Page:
While cancer patients with depression are typically treated through their GP, DCPC involves a team of specially trained nurses and psychiatrists working alongside GPs and specialist cancer doctors. As well as offering antidepressants, DCPC involves encouraging patients to increase their activity and continue doing things they love, such as playing golf or taking their grandchildren to the beach.
Nurses also help patients with problem solving, where people identify and talk through issues they are having, big or small. The main aim of the therapy is to help patients regain control of their lives. DCPC treatment is intensive, organised and built-in to patients’ cancer treatment. Another big advantage is that it is very cost-effective – at £613 per patient, a course of DCPC is a fraction of the price of expensive cancer drugs or other treatments.
In their study, the researchers treated 500 people whose cancers had a better outlook – where survival was expected to be at least one year – with either DCPC or the current standard treatment. They found that after six months, nearly 62 per cent of patients who received DCPC had a 50 per cent improvement in the level of their depression – compared to just 17 per cent of patients who had standard treatment.
Patients who had had DCPC also reported better overall health, feeling less anxious and a generally improved quality of life. According to one patient who took part in the trial, “The cancer team gave me a new life; the DCPC team have given me back my spirit and personality”.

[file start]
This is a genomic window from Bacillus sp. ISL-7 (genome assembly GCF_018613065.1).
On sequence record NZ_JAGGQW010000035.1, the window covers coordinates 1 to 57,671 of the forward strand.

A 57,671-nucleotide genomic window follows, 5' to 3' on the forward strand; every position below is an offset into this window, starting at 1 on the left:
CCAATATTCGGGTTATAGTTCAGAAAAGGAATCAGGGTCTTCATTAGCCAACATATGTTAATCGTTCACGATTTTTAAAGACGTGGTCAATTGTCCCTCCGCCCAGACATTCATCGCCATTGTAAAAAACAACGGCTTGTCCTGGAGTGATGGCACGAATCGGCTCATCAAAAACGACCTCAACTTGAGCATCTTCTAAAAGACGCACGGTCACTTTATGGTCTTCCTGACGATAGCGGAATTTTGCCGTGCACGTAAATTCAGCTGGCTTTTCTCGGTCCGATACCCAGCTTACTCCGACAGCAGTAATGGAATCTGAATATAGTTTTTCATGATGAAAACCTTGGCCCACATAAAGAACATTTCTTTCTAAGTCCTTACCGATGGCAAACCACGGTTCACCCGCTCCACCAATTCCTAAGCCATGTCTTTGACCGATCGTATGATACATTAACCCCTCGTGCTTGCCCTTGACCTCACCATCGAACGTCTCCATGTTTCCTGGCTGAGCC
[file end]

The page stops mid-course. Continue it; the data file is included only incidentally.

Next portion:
The final part in this blockbusting trilogy, in The Lancet Oncology, looked at how effective DCPC was at treating patients with a poorer outlook. In this case the researchers focused on lung cancer, which is often diagnosed at a late stage, making it difficult to treat.
142 people with lung cancer were treated using current treatment options or a modified DCPC programme which was more suitable for people with advanced cancer – for example, allowing patients to speak with nurses in their own homes. Yet again, DCPC was shown to be better at treating depression compared with current treatments. After eight months, DCPC treated patients were less depressed, less anxious and reported a better overall quality of life.
A brighter future
Living with cancer or depression can be hard – battling both together is even more difficult. This trilogy of exciting new studies, partly funded by Cancer Research UK, provides valuable insight into knowing who is more likely to suffer from depression after a cancer diagnosis. And they tell us how treating the condition can improve wellbeing and reduce treatment side effects for patients.
This research also shows that diagnosing depression in cancer patients is not enough – better treatment is urgently needed. The researchers found that people with cancer often accept their feelings of depression and didn’t recognise them as symptoms that could be treated. Through a hands-on, tailored approach, the DCPC treatment programme can solve this problem by helping cancer patients understand these feelings and realise they can be improved – and does so in a cost-effective way.
These new findings won’t immediately change how doctors treat depression in people with cancer, but they do offer a fresh alternative to current approaches.
Find out more
- More information about depression and cancer is available here
- We also have information about organisations and websites that help and support people with depression.
- A list of counselling organisations, organisations that provide counselling as part of their work and organisations that register counsellors can be found here